This safety plan would 'defeat the purpose' of self-driving cars

  • Self-driving car technology has many potential benefits but recent fatal crashes are causing concern.
  • Some are calling for driver monitoring systems to ensure that drivers are alert and have their eyes on the road, even when a vehicle is in self-driving mode.
  • Such systems defeat the purpose. Improved technology and smart regulation like the AV START Act introduced by Senator John Thune are what's needed to make driverless cars safe.
John Chen, chief executive officer of BlackBerry Ltd.
Patrick T. Fallon | Bloomberg | Getty Images
John Chen, chief executive officer of BlackBerry Ltd.

Autonomous vehicles, in particular self-driving cars, have been generating a great deal of buzz in the market over the past few years. The technology has many potential benefits for individuals, the environment and the economy.

Recently however, as a consequence of tragic accidents caused by cars in self-driving mode, an irrational discussion is surfacing.

Some are calling for driverless cars to require driver monitoring systems. These systems would ensure that drivers of driverless cars – a contradiction in terms – are alert and have their eyes on the road at all times, even when a vehicle is in self-driving mode.

Driver monitoring systems may be necessary during self-driving vehicle testing and can benefit driver operated vehicles on the road today but, the requirement for production ready autonomous vehicles to be equipped with the systems is a different ask and one that I disagree with.

"The AV START Act would be a good place to begin with the ultimate goal being to have a globally harmonized policy."

Arguably, the most important benefit of self-driving vehicles is safety. Globally over a million people are killed each year in vehicle accidents and fifty million more are injured, with almost all of the accidents attributable to human error.

Self-driving vehicles are poised to significantly reduce the number of road accidents and deaths by eliminating human drivers and therefore human error. This translates to positive GDP growth; if the number of road deaths in China were halved, for example, it is estimated that they would see a 15 percent increase in their GDP. ‎

Driver monitoring systems cannot be the safety solution for autonomous vehicles. If vehicles in self-driving mode are made to require driver intervention for accident prevention, it defeats the core purpose of the technology and puts the safety problem back on the table.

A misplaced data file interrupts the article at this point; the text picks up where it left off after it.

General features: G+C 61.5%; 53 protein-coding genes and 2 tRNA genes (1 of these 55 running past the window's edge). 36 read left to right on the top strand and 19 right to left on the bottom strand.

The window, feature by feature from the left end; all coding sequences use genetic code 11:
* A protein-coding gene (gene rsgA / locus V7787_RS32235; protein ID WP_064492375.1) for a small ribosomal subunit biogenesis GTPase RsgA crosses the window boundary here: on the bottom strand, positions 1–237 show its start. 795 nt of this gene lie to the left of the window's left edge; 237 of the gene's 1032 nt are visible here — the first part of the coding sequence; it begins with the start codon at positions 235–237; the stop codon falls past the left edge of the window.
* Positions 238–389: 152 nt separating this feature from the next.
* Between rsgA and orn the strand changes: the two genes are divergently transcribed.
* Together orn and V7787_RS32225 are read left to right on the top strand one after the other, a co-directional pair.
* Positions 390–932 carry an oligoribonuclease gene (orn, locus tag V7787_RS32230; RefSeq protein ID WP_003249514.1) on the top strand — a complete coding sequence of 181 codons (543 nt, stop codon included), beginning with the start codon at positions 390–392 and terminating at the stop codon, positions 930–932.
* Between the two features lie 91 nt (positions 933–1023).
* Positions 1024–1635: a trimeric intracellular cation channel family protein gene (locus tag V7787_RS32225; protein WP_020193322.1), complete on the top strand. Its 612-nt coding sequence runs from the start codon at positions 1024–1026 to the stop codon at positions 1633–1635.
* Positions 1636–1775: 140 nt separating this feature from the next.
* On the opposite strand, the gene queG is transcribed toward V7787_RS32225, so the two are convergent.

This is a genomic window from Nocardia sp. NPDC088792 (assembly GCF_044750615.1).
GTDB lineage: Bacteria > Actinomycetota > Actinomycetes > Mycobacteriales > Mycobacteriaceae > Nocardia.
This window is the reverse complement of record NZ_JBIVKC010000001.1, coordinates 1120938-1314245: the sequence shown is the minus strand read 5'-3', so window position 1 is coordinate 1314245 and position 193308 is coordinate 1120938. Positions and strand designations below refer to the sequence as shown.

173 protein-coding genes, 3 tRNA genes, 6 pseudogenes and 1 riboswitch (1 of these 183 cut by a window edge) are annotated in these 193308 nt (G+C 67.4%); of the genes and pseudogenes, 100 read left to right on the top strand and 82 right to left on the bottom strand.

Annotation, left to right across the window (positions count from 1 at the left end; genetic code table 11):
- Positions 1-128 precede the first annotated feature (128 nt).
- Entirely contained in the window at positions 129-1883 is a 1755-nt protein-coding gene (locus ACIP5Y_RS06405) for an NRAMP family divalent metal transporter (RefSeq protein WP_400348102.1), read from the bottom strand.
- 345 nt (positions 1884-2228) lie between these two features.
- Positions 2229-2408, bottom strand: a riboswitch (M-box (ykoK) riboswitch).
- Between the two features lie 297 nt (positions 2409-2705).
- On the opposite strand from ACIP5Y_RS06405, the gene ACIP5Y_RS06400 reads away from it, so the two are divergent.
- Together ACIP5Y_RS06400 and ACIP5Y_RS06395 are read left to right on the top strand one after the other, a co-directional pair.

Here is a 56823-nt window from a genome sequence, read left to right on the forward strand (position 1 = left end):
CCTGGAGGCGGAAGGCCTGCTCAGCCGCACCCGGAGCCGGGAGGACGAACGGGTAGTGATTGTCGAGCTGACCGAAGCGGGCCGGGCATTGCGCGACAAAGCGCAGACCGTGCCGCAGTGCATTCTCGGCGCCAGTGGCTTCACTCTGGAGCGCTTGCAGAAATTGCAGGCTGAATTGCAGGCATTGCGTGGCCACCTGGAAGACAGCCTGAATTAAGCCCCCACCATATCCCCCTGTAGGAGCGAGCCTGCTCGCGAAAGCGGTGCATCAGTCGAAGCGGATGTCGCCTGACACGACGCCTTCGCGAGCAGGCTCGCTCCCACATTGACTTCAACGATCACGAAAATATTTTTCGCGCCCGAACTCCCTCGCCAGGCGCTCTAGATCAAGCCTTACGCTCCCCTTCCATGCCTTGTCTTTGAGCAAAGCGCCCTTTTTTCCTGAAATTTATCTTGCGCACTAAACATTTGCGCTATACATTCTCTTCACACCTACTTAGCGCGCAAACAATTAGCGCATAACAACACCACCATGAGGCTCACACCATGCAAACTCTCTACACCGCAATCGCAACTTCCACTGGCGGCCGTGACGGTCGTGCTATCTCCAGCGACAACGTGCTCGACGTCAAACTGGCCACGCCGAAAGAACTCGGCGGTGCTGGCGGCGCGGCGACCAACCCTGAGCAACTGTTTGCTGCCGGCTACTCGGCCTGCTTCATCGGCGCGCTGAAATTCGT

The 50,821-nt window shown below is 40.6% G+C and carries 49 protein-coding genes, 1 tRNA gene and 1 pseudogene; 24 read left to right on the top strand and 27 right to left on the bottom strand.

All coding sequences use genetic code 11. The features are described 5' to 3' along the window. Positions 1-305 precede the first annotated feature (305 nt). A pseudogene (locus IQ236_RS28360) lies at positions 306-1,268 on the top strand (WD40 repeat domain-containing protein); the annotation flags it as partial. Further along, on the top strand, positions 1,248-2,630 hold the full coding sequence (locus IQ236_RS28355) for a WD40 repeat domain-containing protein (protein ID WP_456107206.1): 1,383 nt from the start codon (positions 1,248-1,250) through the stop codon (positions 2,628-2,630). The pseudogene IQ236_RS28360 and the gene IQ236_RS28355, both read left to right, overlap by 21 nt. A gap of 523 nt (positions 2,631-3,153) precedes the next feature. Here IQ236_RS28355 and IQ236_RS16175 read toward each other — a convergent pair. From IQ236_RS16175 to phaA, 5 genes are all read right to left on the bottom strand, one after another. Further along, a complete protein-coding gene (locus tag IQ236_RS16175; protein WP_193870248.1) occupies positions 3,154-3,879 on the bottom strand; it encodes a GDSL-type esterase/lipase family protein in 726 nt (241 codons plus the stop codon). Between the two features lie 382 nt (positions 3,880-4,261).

As well it could make the driver liable for any accidents, even those that occur when the vehicle is in self-driving mode.

The fatal accidents that have occurred in self-driving cars should instead serve as a wake-up call to the fact that, despite the hype and haste of the market to make autonomous vehicles available for sale, we have more work to do to make the technology safe.

Equally important, considerable effort must be put in by the private and public sectors in defining safety regulations and policies.

If self-driving vehicles continue to be developed and allowed on the road without safety standards being put in place by the federal government there are real risks. Safety must be the number one priority for autonomous vehicles.

Meeting standards

Governments across different countries have been asked by a number of industry players, including trade groups and consumer groups, to develop regulations that define what 'safe' and 'secure' means for a driverless vehicle. The AV START Act would be a good place to begin with the ultimate goal being to have a globally harmonized policy.

The AV START Act, introduced by Senators John Thune and Gary Peters in September 2017, calls for the federal government to develop performance standards for autonomous vehicles.

Requirements of the proposed framework include having vehicles meet standards of hardware and software system safety – for instance how a vehicle communicates with infrastructure such as traffic signals and pavement markings – and supply chain cybersecurity measures with mechanisms to alert passengers of vulnerabilities.

Federal government regulations and safety standards are key to delivering the much needed focus on safety and bringing the envisioned benefits of autonomous vehicles to fruition. Without them the technology is in danger of being made available before it is ready.

Importantly, the safety buck does not stop once the car has been built. Sophisticated tools and infrastructure are a must have to monitor a vehicles security position in-field. In today's increasingly connected world the cybersecurity landscape is changing constantly, making it important to scan a vehicle's software for vulnerabilities on an ongoing basis even after it has left the manufacturer.

Additionally, driver monitoring poses privacy concerns. The systems cannot only assess and log if you are doing something other than looking at the road, they can also evaluate how tired you are and determine your mood and emotions through constant visual and vocal assessment. The possibilities this would present to players, such as hackers and insurance firms, will do little to benefit you.

As the future is brought to reality, your security and safety must be put at the forefront.

Commentary by John Chen, executive chairman and CEO of BlackBerry. BlackBerry is currently developing software for next-generation driverless cars and has partnered with companies such as Bosch, Denso, Nvidia and China's Baidu to work on automotive software. Follow him on Twitter @ JohnChen.

For more insight from CNBC contributors, follow @CNBCopinion on Twitter.